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Heads First

For children of all ages, staying active is part of a healthy lifestyle while developing social, emotional, and physical skills, but there are risks.

Each year, about 135,000 children ages 5 to 18 are seen in emergency rooms for sports and recreation-related traumatic brain injuries such as concussions. Concussions in the ranks of professional and college athletics have become a familiar headline in news media. However, it is important to recognize that concussions can occur at any level, and during any physical activity such as soccer, gymnastics, cheerleading, and even on the playground. In fact, children and teens are more likely to get a concussion because of weaker shoulder and neck muscles. What’s more, kids can take longer to recover than adults. Brain development in children begins in the womb and continues into a child’s teen years. Traumatic events to the brain such as concussions can disrupt this development causing long-term physical and mental health problems. The good news is that if properly treated, the majority of children will fully recover.

Most concussions can be prevented by taking relatively simple steps: ensuring that children follow basic rules for safety and specific rules of the sport; encouraging children to practice good sportsmanship; and making sure children wear the right protective equipment, such as a helmet, for each type of activity.

Just as crucial as preventing concussions from happening is preventing further damage by properly handling a concussion. The first step is being able to recognize the signs and symptoms of a concussion. These include headaches, blurry vision, mood changes, sensitivity to light and/or noise, and trouble concentrating or remembering. Be aware that it may take minutes, hours, or even days for symptoms to be seen. It’s important to note that a concussion can occur without a loss of consciousness.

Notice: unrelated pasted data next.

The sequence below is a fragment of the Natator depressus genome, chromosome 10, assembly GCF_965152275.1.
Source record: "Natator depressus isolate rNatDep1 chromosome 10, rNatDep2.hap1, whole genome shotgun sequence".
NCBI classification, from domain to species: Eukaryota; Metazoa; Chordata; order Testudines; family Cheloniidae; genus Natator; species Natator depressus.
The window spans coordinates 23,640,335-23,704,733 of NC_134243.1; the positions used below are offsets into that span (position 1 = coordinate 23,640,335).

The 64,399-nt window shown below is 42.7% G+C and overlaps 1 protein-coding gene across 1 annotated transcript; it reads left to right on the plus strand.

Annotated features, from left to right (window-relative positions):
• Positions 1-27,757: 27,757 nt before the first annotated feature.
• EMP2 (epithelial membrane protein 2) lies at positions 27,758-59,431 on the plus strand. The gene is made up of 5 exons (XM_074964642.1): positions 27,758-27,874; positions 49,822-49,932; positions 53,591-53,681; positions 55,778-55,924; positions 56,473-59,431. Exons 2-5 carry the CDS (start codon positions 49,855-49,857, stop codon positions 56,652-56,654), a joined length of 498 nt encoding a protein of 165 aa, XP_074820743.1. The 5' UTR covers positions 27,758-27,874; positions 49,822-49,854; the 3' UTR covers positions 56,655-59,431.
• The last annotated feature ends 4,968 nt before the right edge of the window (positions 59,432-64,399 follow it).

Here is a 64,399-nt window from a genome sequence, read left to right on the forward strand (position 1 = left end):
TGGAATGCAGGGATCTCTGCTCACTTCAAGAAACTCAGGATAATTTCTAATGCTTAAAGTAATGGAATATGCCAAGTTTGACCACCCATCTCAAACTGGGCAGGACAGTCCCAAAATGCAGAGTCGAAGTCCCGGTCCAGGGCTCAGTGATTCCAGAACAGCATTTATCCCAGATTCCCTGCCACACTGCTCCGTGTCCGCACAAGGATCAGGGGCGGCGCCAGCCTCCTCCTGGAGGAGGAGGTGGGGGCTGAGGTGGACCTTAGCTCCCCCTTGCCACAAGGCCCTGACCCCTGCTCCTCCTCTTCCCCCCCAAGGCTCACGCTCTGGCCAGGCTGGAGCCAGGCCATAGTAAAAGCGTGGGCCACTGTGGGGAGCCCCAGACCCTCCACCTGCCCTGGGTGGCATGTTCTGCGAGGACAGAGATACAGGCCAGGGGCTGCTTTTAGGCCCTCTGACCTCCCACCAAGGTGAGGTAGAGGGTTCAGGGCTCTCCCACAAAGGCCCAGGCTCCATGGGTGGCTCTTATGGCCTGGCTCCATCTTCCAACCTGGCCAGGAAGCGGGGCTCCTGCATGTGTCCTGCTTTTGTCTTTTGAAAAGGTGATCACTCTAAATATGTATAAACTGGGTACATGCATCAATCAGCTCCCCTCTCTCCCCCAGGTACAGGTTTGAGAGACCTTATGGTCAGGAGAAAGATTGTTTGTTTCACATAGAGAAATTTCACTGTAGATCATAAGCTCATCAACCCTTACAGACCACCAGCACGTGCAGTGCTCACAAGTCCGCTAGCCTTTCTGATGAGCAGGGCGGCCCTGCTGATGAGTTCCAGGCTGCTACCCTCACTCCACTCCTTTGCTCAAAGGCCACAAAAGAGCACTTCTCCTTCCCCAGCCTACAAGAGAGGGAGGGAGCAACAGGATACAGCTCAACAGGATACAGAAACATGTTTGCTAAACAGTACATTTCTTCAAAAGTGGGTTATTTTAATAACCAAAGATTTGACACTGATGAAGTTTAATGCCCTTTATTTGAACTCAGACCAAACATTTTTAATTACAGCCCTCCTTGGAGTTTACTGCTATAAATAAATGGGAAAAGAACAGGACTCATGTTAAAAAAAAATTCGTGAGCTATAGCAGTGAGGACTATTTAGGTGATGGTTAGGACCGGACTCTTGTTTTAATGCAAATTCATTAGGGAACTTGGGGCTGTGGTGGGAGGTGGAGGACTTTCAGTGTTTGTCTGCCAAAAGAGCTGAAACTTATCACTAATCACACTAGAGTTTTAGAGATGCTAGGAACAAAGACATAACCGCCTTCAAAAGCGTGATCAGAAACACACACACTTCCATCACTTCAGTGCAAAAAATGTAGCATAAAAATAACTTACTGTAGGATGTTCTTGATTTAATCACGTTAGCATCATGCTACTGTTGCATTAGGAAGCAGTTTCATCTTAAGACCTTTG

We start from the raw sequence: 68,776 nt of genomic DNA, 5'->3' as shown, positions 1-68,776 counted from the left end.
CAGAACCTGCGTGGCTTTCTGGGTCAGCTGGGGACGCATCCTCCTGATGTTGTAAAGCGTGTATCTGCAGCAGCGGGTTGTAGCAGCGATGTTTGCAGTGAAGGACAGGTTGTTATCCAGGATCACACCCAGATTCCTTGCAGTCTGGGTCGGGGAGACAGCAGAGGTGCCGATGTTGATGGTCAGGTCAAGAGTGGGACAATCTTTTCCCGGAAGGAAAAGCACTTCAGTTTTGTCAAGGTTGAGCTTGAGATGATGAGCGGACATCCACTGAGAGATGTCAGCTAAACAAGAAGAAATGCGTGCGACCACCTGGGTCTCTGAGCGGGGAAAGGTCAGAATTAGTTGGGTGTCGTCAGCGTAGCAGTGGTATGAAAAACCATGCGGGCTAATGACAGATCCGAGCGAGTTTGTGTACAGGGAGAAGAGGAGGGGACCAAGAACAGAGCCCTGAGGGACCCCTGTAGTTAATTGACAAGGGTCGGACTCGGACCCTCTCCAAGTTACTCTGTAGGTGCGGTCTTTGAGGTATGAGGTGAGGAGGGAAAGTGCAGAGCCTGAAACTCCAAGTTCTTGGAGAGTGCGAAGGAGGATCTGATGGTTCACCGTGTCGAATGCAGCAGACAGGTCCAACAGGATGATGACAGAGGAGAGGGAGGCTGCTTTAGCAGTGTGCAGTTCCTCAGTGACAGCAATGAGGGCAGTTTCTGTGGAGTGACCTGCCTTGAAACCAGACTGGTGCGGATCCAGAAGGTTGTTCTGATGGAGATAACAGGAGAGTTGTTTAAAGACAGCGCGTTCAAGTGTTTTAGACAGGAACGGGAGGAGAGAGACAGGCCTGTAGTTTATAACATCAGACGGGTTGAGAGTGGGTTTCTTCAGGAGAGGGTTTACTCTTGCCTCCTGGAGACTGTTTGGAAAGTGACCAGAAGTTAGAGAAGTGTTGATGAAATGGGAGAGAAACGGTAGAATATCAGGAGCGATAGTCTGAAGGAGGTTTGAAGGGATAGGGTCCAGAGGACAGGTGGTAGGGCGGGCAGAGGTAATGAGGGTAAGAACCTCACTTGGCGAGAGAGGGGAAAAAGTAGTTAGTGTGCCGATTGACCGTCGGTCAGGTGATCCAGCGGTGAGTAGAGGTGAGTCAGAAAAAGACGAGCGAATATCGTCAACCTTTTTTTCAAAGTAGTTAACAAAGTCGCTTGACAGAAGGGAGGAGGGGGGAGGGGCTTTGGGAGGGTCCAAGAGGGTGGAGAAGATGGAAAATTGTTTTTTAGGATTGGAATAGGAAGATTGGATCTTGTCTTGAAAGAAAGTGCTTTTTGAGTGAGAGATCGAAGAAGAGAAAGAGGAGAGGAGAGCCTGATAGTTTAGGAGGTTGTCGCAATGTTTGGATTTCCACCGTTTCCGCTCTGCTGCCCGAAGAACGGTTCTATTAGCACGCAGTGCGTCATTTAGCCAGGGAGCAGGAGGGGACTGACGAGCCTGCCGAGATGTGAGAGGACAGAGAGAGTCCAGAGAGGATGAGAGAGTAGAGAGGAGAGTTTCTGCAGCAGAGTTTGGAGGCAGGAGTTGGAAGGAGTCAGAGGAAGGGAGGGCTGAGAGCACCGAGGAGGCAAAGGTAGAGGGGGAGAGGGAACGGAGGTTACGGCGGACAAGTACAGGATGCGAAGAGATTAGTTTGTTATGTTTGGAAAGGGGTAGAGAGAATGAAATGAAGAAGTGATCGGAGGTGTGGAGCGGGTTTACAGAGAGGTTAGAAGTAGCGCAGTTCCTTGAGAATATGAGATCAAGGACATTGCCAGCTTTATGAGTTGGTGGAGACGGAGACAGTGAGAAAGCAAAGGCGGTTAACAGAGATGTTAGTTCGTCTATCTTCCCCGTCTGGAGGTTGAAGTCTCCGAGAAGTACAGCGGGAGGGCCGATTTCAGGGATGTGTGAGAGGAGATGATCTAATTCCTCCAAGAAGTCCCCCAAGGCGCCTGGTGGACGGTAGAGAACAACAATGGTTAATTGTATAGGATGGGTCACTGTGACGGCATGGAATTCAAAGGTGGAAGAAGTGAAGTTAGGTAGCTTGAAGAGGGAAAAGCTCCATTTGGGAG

If you suspect your child has a concussion, contact your pediatrician or other health care professional experienced in evaluating and treating concussions. A concussed brain most importantly needs time to heal. Physical activities and interests requiring concentration (like reading, watching television, playing video games) should be limited and gradually resumed under the guidance of a physician. It is important to inform your child’s teachers, school nurse, coach, and others about the concussion and develop a plan to limit physical and cognitive activities until your child has fully recovered. This may include allowing extra time for tests and a quiet location for homework. Recovery may result in temporary lifestyle changes. Be sure to talk with your child often about any potential feelings of frustration, sadness and isolation as a result of having to limit normal activities.

Beginning this month, Virginia public schools will be required to educate parents, student-athletes, all staff, and volunteers on the health implications of concussions. In addition, public schools will be directed to remove student athletes with a suspected concussion from play until cleared by a health care professional.

Heather Board is a mother of two and lives in Richmond with her family. She has a master’s in public health and has worked in the field of injury prevention since 2001.

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